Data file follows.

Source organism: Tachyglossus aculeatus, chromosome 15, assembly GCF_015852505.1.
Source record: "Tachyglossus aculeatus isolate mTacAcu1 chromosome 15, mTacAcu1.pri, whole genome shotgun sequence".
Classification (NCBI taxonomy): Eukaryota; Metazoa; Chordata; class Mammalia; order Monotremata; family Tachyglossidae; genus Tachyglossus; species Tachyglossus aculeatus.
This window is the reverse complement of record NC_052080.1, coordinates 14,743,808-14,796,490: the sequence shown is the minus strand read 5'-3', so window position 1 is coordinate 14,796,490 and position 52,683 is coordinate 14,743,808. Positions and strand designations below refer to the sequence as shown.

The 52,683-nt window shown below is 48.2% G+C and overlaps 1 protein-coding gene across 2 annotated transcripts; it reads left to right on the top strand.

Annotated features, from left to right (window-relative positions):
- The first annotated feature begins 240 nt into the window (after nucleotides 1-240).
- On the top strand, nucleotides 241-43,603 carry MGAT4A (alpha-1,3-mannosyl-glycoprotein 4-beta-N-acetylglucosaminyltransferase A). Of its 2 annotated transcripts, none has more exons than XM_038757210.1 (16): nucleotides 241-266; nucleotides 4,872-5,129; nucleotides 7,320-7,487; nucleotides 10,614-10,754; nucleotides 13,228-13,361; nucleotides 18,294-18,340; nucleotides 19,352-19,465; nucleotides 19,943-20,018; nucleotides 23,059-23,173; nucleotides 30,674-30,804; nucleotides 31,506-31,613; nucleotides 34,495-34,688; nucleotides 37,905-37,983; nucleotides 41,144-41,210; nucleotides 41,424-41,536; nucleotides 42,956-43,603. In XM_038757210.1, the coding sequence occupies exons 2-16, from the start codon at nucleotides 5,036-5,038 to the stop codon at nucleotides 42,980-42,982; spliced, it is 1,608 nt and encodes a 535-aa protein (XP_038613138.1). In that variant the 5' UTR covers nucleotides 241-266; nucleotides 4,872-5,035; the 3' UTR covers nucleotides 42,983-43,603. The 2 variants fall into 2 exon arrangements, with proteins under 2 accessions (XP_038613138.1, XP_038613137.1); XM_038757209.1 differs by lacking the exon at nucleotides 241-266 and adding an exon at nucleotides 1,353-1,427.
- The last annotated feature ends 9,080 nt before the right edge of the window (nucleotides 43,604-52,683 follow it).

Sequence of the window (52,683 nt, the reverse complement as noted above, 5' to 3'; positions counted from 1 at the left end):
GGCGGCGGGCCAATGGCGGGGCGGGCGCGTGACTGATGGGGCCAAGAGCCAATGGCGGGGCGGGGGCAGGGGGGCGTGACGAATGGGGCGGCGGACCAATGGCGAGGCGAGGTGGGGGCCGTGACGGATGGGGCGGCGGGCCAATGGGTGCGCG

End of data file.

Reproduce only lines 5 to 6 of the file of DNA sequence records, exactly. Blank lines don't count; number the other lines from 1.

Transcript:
The 52,683-nt window shown below is 48.2% G+C and overlaps 1 protein-coding gene across 2 annotated transcripts; it reads left to right on the top strand.

Annotated features, from left to right (window-relative positions):